connection.
CAUTION
You can also simultaneously enable or disable bridging at all switch ports on the
device by using the Enable Bridge or Disable Bridge option. To do so:
1. Click on the Bridge label to bring up the bridge menu.
2. Drag to select Enable Bridge or Disable Bridge as desired. Again, you will
receive a warning message asking you to confirm your decision.
Using the Find Source Address Feature
You can select the Find Source Address option to discover which switching
interface a specified source MAC address is communicating through. When you
select the Find Source Address option, a search is made of the 802.1d Bridge
Filtering Database to discover the switch interface associated with the address
Using the Find Source Address Feature
2-11
The 9E312/9E423 Module View
that you specify. If the search is successful, the corresponding interface will flash
in the Module View window. For more information on the Filtering Database and
bridging in general, refer to Chapter 3, 9E312/9E423 Module Bridging.
Use the Find Source Address option as follows:
1. Click to display the Device pull-down menu.
2. Drag to Find Source Address.... The following window will appear.
Figure 2-8. Find Source Address Window
3. In the text field in the middle of the window, enter a valid MAC address in Hex
format and then click
.
If the address is found in the 802.1d Bridge Filtering Database, the port through
which the address is communicating will flash in the front panel Module View
port display.
If the address is not found in the Filtering Database, a separate window will
appear with a “Can’t Find Source Address” message.
I/F Summary Information
The I/F Summary menu option, available from the Device menu, lets you view
statistics (displayed both graphically and numerically) for the traffic processed by
each network interface on your device (i.e., the interfaces returned by the SNMP
MIB II Interfaces Group’s ifTable). The window also provides access to a detailed
statistics window that breaks down Transmit and Receive traffic for each
interface. Finally, an Applications button in the I/F Summary window lets you
access SNMP MIB-I and MIB-II windows for device management.
To access the I/F Summary window:
1. From the Module View, click on the Device option from the menu bar.
2. Drag down to I/F Summary and release. The I/F Summary window,
Figure 2-9, will appear.
2-12
I/F Summary Information
The 9E312/9E423 Module View
Figure 2-9. I/F Summary Window
When you open the I/F Summary window, you will see fields which describe
each interface on your device, as well as a bar graph and statistics which display
each interface’s performance.
There is also an UpTime field. This field lists the amount of time, in a days,
hh:mm:ss format, that the device has been running since the last start-up.
Interface Description Fields
The following fields are listed for each interface.
Index
The index value assigned to each interface on the device. This number must range
between one and the total number of interfaces on the device.
Type
The type of the interface, distinguished by the physical/link protocol(s) running
immediately below the network layer. Type can be sdlc (SMB 1), ethernet csmacd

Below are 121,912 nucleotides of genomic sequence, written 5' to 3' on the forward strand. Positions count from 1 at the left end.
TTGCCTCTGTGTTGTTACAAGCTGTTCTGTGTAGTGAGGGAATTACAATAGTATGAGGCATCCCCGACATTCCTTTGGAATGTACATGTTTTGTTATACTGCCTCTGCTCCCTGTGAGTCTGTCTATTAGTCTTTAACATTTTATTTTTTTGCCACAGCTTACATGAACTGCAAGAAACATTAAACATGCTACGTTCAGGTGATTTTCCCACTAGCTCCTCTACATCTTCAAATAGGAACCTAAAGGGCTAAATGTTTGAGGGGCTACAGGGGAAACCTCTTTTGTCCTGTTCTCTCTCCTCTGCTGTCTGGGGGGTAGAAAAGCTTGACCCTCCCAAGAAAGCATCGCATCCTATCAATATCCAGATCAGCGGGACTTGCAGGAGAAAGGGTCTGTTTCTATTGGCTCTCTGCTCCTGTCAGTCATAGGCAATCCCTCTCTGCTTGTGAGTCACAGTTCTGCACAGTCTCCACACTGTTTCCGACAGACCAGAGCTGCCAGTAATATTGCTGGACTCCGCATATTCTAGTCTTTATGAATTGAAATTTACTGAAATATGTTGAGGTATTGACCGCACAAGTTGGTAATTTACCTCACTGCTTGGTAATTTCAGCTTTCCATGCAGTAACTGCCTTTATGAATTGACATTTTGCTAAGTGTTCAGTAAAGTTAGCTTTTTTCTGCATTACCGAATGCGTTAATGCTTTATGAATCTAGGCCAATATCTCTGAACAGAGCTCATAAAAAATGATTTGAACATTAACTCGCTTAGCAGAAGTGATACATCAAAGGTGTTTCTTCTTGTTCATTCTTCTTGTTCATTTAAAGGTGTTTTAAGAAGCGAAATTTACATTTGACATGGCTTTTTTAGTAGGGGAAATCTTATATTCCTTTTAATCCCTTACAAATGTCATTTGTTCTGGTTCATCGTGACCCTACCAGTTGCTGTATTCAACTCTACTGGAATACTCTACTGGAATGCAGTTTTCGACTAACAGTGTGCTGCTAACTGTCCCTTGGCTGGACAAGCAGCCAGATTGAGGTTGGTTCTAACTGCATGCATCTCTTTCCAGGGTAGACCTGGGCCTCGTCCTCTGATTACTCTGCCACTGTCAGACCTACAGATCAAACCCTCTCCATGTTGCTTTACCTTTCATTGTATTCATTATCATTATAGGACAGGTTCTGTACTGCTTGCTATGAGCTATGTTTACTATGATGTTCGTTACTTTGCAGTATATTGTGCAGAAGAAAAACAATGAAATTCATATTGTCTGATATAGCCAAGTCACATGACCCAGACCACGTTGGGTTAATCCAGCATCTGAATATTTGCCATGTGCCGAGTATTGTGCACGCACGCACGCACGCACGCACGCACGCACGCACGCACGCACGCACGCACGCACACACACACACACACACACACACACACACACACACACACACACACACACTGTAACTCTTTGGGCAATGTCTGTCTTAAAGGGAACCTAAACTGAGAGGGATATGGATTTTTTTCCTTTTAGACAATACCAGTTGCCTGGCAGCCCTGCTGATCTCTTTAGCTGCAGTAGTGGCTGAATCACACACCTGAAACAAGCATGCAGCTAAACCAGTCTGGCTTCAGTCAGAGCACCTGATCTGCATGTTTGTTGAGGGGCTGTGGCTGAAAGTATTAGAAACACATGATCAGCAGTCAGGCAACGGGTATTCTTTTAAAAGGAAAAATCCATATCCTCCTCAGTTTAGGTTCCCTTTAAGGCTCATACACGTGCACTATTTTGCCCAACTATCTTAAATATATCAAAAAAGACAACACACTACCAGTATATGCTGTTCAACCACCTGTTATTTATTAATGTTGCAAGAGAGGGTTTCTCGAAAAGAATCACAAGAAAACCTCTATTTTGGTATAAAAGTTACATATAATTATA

(SMB10 and front panel interfaces), or None (other undefined types for the Host
CPU — the i960’s network management component — and INB interfaces).
Description
A text description of the interface.
P. Sta
Displays the current operational state of the interface (its physical status). Possible
operational states are Online or Offline.
I/F Summary Information
2-13
The 9E312/9E423 Module View
L. Sta
Displays the current administrative status (logical status) of the interface. Possible
administrative states are Up or Down.
Interface Performance Statistics/Bar Graphs
With the statistics and accompanying bar graphs to the right of the interface
description fields, you can view the performance of your device interfaces at one
glance.
You can select the attributes of the statistics and graphs by using two menu
buttons directly above the graphs. These menu buttons work in conjunction to
determine what the statistics or graphs will display, as follows:
1. Click on the right menu button to select the base units to display in the
statistics and graphs:
,
, or
.
2. Once you have selected the base units, click on the left menu button to
specify further measurement parameters. (The options from this menu will
vary depending on the base units you have selected.)
After you select a new display mode, the statistics and graphs will refresh to
reflect the current choice, as described below.
Bar graphs are only available when Load is the selected base unit.
NOTE
Raw Counts
The total count of network traffic received or transmitted on the indicated
interface since device counters were last reset. Raw Counts are provided for the
following parameters.
2-14
In Octets
Octets received on the interface, including framing
characters.
In Packets
Packets (both unicast and non-unicast) received by the
device interface and delivered to a higher-layer protocol.
In Errors
Packets received by the device interface that contained
errors that prevented them from being delivered to a
higher-layer protocol.
In Discards
Packets received by the device interface that were
discarded even though no errors prevented them from
being delivered to a higher layer protocol (e.g., to free up
buffer space in the device).
I/F Summary Information
The 9E312/9E423 Module View
In Unknown
Packets received by the device interface that were